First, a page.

Mobile-assisted Dispute Resolution

The Internet Silk Road’s Land Dispute Resolution research began in early in 2010. Our aim through this research is to identify creative ways in which mobile technologies (specifically, simple GSM mobile phones) could be used to help rural Afghans resolve ambiguities and low-level disputes over land.

Land in Afghanistan has long been a source of conflict, replete with conflicting central governmental policies, varied levels of local enforcement, corruption, ethnic and gender tensions, and poor record keeping. Numerous efforts have been implemented over the years to perform comprehensive and definitive surveys of the country with mixed, and always incomplete, results. Deeply ingrained mistrust of the central government, both in executive and judicial form, has further complicated attempts both at land registry and the resolution of land disputes. The weaknesses of the central Afghan government, alongside the breakdown of traditional dispute solutions has exposed a growing need for initiatives like Internet Silk Road that draw on both local, informal practices and federal, formal ones. Similar projects have seen marked success at garnering community support, when both judges and Jirgas have been unable to provide answers. We believe that the Internet Silk Road project can greatly improve on previous attempts at alternative resolution of Afghan land disputes, and make great strides in establishing community support for the rule of law.

The proposed Internet Silk Road project aims to provide a vitally important service to Afghan communities at a time when the need for clearly defined land tenure is a growing concern for both foreign and domestic interests in the country. ISR will seek to capitalize on the renewed interest in creating an online, digital registry of deeds, working with the groups developing such a registry and building our dispute resolution system into the structure of the registry process itself. First, a comprehensive, on-the-ground evaluation of local legal systems must take place. Without fully understanding the various informal systems currently being used, it will be impossible to create a new dispute resolution mechanism that will enjoy public support. Preliminary evidence gathering will begin alongside the assessment and formal surveying of the land for the registry. By collecting data about disputes in these neutral or even positive situations, before attempting any resolution, parties in interest can be more confident of the neutral nature of the registry process itself. Local support is critical: all efforts will fail if parties believe the system is out of their control or designed to disenfranchise them. ISR will work to establish a system that combines the support of the judiciary with the efficiency and community trust of local informal justice mechanisms. By digitizing the evidence gathering process, the record of the resolution proceedings, and the outcomes, this system can be directly integrated into the central online registry. Our hope is that the success of the Internet Silk Road will establish a reliable model of alternative dispute resolution that can advance the rule of law without further burdening the overtaxed judiciary, while providing a valuable solution to immediate problems faced by Afghan communities.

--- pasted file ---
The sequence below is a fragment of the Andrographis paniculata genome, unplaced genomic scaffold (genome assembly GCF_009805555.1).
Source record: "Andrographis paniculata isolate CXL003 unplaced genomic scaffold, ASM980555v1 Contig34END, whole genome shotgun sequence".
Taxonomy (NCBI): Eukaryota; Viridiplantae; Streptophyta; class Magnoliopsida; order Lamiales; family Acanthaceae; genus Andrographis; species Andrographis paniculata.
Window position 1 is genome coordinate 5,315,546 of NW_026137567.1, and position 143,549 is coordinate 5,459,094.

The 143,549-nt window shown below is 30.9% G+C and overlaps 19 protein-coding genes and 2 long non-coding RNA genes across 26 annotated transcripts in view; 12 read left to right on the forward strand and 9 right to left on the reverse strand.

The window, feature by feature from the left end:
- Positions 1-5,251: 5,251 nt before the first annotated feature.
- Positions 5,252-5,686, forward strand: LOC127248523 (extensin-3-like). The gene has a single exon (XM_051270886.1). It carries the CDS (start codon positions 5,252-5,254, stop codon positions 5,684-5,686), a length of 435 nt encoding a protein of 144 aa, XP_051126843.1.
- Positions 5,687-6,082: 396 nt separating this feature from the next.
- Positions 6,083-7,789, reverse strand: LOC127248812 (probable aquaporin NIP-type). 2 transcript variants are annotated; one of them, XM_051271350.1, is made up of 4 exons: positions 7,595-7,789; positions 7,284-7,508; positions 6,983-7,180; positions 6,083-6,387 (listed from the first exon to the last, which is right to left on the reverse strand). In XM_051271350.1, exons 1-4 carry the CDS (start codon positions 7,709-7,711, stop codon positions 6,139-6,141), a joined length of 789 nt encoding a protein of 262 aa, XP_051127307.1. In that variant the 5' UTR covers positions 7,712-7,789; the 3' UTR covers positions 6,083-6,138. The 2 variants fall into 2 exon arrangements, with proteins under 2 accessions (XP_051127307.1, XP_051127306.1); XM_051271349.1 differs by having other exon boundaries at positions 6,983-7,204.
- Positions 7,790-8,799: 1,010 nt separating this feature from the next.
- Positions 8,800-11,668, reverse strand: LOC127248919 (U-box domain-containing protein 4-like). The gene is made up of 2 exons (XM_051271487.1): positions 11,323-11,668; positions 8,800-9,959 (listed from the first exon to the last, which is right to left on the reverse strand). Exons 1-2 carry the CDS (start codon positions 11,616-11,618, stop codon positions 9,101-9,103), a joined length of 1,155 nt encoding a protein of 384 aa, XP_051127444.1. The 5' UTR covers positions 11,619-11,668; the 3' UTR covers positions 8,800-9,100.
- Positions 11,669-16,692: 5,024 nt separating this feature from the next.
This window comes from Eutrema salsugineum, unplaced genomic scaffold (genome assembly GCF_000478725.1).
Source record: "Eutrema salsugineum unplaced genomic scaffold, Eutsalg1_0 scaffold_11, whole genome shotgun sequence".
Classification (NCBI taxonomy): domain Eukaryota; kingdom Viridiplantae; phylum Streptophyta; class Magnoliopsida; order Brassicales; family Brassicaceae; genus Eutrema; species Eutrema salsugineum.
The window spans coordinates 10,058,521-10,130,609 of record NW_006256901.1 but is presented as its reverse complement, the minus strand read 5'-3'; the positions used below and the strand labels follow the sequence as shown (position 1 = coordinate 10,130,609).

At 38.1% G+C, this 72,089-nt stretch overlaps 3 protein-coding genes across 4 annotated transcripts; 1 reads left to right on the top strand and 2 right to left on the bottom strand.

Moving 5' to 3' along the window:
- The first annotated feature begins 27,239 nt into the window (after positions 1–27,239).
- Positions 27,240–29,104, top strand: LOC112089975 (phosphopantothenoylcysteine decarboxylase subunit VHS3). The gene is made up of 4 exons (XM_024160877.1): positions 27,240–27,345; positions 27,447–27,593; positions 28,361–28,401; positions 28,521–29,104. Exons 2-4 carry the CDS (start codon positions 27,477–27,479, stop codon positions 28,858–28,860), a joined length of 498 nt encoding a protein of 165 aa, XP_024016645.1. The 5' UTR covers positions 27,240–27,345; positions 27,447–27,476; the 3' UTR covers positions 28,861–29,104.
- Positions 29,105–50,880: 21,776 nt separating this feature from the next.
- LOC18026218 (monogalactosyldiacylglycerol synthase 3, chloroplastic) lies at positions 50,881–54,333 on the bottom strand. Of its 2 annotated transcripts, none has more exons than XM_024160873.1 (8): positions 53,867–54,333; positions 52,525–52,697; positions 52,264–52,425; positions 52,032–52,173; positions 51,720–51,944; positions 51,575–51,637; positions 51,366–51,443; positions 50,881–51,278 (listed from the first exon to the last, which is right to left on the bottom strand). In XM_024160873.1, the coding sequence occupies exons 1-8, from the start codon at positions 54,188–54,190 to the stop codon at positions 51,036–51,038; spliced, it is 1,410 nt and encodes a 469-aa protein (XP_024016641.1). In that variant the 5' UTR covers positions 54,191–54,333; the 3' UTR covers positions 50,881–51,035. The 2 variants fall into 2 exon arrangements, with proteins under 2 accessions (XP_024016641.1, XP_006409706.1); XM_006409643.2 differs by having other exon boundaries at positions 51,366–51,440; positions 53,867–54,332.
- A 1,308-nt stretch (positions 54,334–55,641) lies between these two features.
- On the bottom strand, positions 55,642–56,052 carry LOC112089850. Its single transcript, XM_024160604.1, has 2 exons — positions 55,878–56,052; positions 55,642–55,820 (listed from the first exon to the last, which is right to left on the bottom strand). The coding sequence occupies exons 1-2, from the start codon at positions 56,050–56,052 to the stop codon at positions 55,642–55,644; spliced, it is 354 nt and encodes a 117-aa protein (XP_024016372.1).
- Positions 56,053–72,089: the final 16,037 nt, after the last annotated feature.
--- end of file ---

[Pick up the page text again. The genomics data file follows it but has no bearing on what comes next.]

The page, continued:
Background on ISR’s Mobile Dispute Resolution research

In 2009, the President of the Internet Bar Organization, Jeff Aresty, collaborated with a group of mediators, conflict resolution experts and technologists to formulate the idea of an M-Jirga, a decision-making body that could resolve disputes between Afghan disputants remotely, via mobile phones, which are ubiquitous in Afghanistan and have exploded in uptake since the overthrow of the Taliban. The presentation below, by Colin Rule, outlines the M-Jirga concept, which paved the way for IBO’s further research in ways to deliver dispute resolution tools to rural Afghans through mobile technologies.

The M-Jirga
View more presentations from Colin Rule

In June of 2010, the ISR team presented our research on a panel of experts at the US Institute of Peace. You can view the USIP’s report from the event, as well as videos of presentations, here:


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